I promise you have time to read. Heck, you’re doing it right now!
I get it. Reading takes time, yet, I assure you, busy educator: it can be done!
I’m an avid reader, which really means I’m an avid time manager. How do I find the time to read? It’s a combination of planning and taking the opportunity.
How do you find the time?
I keep a book in my bag at all times, ensure my OverDrive always has at least one audiobook in the queue, and then… I just read. I admit, it took a minute to re-train my brain to not immediately go to my phone and mindlessly scroll the news and other’s (generally inaccurate) interpretations of the news. But there’s truly only so much saturation
and rage one can take in regards to current events and corrupt leadership, and at a certain point, an unproductive threshold is crossed.
Enter: books! A fantastic, old-fashioned way to inform yourself, stay current, subconsciously improve your lexicon, and even (dare I say) relax.
The better question is: WHY do you find the time?
Even though we know reading is good for us, we find many reasons to fill our time doing other stuff because as educators, our jobs require so much.
I treated reading as a luxury (my me-time-in-a-bubble-bath kind of luxury) until a wise graduate school instructor, Dan Kerr, said something that radically shifted my perspective to the utter necessity of reading. In class, one hot July afternoon in Madrid, he dropped a truth bomb on us young, eager educators:
“You are responsible for your professional development.”
My immediate internal reaction was that knee-jerk, millennial-flavored entitlement I’ve been steeped in since finishing my undergraduate degree in the U.S. 2009 economic recession. I thought some not-so-kind thoughts about how, “well, actually, I am entitled to this type of training and this kind of workshop because I’m supposed to be doing this at my job, but how would I ever know how to do that without proper training, and it’s not f a i r …” (sometimes my subconsciousness is a total brat, especially when guarding my insecurities).
But, after a minute, I conceded that Dan had a brilliant point. If I want to learn more about fill-in-the-blank, what was stopping me from actually learning it? Do I truly need a schmoozy conference with an already-cold buffet dinner at a flashy school to tell me something effective that’s happening in the education world and how I might uniquely apply it? Not necessarily.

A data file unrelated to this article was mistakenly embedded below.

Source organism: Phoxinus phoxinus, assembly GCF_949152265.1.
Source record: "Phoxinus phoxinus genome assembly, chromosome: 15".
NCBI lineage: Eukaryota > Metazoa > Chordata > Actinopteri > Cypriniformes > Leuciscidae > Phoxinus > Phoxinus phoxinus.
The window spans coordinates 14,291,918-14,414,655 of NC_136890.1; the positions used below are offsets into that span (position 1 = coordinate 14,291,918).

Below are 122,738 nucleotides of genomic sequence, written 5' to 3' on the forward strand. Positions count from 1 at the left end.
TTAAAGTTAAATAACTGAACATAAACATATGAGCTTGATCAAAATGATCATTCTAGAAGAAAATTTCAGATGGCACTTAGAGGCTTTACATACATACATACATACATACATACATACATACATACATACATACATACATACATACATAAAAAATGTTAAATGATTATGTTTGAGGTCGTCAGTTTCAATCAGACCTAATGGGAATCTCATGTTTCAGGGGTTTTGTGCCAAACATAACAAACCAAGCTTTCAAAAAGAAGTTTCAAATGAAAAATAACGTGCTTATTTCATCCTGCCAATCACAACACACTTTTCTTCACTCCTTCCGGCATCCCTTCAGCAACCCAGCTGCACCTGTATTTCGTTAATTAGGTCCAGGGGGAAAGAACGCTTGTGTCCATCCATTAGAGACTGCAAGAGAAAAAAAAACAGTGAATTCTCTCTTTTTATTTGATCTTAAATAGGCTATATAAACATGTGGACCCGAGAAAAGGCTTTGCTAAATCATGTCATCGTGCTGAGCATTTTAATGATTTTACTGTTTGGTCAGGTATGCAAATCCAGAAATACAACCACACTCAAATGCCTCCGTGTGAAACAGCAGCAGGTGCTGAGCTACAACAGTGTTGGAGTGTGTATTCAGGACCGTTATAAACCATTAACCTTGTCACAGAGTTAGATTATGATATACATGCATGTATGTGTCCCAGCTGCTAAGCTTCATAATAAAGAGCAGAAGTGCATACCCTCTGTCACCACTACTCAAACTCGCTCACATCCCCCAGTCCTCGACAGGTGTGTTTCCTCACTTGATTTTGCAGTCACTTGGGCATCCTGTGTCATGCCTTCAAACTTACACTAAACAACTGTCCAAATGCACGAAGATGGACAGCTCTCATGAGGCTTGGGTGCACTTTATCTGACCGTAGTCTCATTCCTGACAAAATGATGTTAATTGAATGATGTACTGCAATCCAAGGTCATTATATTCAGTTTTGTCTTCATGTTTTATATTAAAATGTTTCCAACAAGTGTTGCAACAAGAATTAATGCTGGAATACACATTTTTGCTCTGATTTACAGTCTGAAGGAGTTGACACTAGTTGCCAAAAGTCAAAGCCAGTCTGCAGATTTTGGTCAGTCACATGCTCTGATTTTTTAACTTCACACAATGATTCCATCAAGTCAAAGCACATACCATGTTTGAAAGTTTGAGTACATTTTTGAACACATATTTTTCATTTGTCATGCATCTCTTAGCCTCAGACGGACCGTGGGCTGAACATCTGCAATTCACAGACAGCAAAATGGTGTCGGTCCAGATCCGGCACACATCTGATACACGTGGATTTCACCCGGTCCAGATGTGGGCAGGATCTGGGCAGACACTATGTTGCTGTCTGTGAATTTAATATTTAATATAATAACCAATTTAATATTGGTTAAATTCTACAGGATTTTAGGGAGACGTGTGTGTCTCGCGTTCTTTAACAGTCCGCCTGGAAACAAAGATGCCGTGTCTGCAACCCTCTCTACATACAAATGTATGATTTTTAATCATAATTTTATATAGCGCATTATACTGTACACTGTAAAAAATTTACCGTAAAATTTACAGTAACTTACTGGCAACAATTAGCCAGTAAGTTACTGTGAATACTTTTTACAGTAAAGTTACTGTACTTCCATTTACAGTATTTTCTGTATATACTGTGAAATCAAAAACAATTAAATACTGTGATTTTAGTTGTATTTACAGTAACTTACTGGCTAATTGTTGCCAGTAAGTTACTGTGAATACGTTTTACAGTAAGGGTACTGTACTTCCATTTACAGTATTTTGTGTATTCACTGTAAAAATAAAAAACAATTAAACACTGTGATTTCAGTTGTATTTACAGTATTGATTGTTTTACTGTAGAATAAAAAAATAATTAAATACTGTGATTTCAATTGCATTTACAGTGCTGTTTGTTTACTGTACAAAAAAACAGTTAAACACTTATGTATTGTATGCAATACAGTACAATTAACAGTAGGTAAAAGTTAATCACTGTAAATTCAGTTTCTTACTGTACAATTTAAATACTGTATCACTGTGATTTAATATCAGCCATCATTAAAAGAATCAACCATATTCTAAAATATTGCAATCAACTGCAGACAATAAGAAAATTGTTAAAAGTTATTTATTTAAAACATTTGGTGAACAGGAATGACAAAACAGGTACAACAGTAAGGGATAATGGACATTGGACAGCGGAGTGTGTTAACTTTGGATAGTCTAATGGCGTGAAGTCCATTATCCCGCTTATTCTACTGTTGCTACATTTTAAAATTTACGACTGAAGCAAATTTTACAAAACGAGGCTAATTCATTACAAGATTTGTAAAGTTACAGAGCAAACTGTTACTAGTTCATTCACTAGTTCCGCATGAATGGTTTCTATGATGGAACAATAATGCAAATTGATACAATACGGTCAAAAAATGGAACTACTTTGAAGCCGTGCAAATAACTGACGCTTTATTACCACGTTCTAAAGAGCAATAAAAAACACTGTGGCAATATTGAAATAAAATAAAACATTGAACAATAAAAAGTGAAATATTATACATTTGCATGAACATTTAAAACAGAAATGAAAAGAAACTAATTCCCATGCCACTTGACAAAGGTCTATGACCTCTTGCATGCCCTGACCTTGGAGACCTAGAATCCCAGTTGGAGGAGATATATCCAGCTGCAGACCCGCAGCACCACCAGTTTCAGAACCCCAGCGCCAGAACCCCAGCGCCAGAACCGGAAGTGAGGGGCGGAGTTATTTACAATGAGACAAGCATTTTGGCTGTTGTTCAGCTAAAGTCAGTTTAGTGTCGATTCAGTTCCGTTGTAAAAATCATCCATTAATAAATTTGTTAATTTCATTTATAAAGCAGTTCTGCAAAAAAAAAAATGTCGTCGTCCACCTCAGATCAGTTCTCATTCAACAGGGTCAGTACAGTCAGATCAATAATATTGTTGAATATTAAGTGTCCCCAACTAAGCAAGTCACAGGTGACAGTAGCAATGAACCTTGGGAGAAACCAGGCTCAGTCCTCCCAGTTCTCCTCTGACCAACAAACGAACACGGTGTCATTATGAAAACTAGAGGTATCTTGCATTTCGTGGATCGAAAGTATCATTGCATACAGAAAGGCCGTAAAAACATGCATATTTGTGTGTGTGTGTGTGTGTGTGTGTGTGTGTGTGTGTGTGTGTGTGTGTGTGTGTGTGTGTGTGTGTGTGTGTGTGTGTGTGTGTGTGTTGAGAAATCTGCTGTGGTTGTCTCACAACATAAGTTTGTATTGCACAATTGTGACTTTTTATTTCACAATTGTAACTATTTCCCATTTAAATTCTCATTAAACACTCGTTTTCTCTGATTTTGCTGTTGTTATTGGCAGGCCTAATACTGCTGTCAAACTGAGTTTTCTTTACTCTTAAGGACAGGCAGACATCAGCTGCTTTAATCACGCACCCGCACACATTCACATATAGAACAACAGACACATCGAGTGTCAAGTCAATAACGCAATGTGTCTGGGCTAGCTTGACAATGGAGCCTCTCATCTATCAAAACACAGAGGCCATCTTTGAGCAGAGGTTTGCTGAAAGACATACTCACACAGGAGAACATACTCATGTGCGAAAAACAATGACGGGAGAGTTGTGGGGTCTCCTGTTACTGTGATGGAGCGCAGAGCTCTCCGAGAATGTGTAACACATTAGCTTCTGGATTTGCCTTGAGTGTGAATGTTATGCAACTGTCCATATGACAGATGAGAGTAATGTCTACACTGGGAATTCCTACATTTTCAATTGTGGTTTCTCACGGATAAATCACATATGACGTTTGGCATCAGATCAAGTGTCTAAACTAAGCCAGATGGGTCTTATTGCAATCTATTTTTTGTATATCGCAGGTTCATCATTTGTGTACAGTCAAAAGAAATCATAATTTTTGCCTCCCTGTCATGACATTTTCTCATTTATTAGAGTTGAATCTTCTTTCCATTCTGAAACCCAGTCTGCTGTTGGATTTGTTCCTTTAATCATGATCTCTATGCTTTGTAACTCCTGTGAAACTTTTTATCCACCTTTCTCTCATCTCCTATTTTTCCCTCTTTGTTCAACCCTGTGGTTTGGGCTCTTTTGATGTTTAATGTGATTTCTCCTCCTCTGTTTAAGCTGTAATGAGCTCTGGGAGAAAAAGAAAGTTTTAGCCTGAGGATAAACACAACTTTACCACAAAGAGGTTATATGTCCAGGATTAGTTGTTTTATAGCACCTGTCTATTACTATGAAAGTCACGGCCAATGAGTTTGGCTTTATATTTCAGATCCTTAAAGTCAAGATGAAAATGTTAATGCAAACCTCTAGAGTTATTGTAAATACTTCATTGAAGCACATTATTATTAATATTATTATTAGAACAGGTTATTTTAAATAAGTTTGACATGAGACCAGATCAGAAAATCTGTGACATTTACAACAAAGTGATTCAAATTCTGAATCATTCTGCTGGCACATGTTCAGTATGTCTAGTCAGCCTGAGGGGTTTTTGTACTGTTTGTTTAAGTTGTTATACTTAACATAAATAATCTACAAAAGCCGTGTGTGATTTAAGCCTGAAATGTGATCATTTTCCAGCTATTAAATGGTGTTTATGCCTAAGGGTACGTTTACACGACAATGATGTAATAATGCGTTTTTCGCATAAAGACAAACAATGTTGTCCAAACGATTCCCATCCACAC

While I do love a good conference, I argue that it’s necessary as an educator to inspire myself beyond these opportunities and keep current on my own. Frankly, I need to bring myself to the learning, rather than passively being informed about best practices via conferences and workshops. If I want to be a good teacher, colleague, and mentor, it’s essential I’m doing my due diligence, daily which, granted, take a bit more digging and a bit more time. And if it’s true for me, it’s likely true for a lot of educators.
I feel so strongly about this, in fact, that I believe time spent reading is something that should unquestionably be budgeted into your to-do list as an educator. Reading for professional development is not a luxury– it’s an essential part of showing up as the best version of yourself as a professional.
Now, let’s get to the books!
What takes me the most time is actually deciding what I want to read, and I often turn to educator blogs and cursory Google searches to find out what I need to be reading. This series, the Book-of-the-Month(ish) or BOMish for short, is returning the favor and hopefully helping another educator sift through an intimidating sea of literature. The reviews are to-the-point and honest, like most feedback is not (jokes!).
My first book has quickly become one of my go-to resources manuals and major inspiration on how to push myself professionally, especially as a woman.
Work It: Secrets for Success From the Boldest Women in Business (Carrie Kerpen)
- The Stats: 256 Pages, published January 2018
- Who Should Read It: Women feeling overwhelmed by a male-dominated workplace; new professionals
- My Rating (out of 5 ♥): ♥♥♥♥
- My Thoughts: Work It combines practical advice on how to navigate the professional world as a young woman. Kerpin provides a wide range of perspectives from women who have seen success as a result of their own boldness, risk-taking, intuition, and experimentation in a wide range of careers, principally in corporate and entrepreneurial ventures. Yet while the subject matter itself is decidedly absent of any educational theory or practical teaching skills, it’s an invaluable guidebook for young women to learn how to leverage their strengths, confidently contribute in their workplace, network, identify and improve areas of growth, and navigate sticky topics, such as promotions, wages, and moving on from a position. My only critical feedback for this book is that it’s targeted for large corporations and operates on the assumption that a job’s wages, perks, and position are always highly negotiable (less so in education world)… and that it wasn’t published when I was 23 and entering my career. I finished this book feeling inspired and full of ideas on how to work it in my own way.